Wrestling commentator gained global fame
Ed Whalen’s voice was a fixture for wrestling fans across the globe and his name became a permanent part of the Calgary Saddledome.
Whalen, who was born in Saskatoon and died in 2001 at the age of 74, was studying medicine at the U of S when he dropped out in 1948 to pursue a job at CFQC Radio. Seven years later, he was hired as sports and news director for CHCT television network in Calgary. It was there he was asked by Stu Hart to serve as announcer for his pro wrestling promotion. Whalen spent much of the next three decades as the voice of Stampede Wrestling.
Calling matches for virtually every wrestling star to pass through Calgary — from fixtures like the Hart family, Archie (The Stomper) Gouldie, Bad News Allen and Dynamite Kid, to touring icons like Andre the Giant and Harley Race — Whalen became famous for such catchphrases as calling an in-ring collision “a malfunction at the junction,” dubbing a titanic battle a “ring-a-ding-dong-dandy,” or signing off each TV broadcast by saying “in the meantime and inbetween time, that’s it — another edition of Stampede Wrestling.”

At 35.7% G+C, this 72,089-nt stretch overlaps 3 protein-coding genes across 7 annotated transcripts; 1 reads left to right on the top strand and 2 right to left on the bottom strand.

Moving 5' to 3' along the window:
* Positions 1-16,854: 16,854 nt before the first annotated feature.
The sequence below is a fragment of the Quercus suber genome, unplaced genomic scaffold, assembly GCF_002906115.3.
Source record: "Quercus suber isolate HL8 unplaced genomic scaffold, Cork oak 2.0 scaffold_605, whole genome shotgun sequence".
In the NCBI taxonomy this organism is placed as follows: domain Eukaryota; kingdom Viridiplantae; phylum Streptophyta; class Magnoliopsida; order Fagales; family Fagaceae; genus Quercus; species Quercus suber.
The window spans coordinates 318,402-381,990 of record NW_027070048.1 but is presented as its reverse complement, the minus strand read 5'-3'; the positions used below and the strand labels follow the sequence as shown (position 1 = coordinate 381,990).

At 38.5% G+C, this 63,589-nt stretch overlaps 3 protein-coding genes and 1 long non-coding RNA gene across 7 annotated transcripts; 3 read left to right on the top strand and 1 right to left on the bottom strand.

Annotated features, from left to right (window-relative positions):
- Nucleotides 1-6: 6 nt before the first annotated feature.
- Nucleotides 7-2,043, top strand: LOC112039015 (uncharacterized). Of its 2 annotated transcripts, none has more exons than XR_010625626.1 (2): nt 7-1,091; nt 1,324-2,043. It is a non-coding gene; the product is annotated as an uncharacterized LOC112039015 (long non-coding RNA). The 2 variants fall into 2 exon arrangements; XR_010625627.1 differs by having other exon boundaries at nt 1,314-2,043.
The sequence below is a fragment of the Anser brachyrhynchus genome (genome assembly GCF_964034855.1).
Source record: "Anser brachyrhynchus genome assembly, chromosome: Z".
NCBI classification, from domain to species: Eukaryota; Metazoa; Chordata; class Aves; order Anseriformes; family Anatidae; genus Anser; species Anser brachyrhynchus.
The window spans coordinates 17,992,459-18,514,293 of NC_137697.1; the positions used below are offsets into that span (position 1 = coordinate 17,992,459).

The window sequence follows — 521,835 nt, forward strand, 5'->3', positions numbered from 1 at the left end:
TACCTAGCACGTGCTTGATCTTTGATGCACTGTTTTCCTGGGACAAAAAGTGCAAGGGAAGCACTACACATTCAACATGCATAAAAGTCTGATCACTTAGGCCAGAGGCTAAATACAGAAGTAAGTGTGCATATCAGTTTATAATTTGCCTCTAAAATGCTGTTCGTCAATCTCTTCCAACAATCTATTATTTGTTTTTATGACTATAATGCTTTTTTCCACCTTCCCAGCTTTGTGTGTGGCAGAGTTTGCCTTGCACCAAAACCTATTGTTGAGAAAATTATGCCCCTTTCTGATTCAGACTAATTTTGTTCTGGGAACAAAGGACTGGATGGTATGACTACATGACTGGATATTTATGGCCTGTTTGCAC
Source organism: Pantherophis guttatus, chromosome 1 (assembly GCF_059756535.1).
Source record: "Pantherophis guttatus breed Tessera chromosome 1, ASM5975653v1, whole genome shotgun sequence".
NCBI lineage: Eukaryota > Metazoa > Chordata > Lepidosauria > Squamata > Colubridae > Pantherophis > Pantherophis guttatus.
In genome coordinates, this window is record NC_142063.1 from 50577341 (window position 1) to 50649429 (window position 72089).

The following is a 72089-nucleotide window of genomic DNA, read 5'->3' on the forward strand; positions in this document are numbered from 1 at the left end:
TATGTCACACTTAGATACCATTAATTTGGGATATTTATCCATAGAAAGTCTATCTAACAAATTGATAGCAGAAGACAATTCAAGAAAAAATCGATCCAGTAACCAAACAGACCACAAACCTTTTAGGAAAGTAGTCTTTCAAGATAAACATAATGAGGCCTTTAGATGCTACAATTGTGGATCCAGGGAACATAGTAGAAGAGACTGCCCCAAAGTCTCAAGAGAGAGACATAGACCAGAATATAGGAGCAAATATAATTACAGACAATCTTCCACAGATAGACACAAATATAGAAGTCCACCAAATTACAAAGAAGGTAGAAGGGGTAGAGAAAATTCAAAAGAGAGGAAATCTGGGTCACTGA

While Whelan gained fame across the globe, thanks to the worldwide popularity of Stampede Wrestling, he was known locally for so much more. He was renowned for his charity work, including regularly serving as host of the Children’s Miracle Network fundraiser. For nearly two decades, Whalen also pulled double duty as the local television voice of the Calgary Flames. The broadcasting booth at the Calgary Saddledome was named the Ed Whalen Broadcast Booth after his death.
Said pro wrestling icon Bret Hart at Whelan’s memorial: “Ed Whalen was such a good man with a big heart.”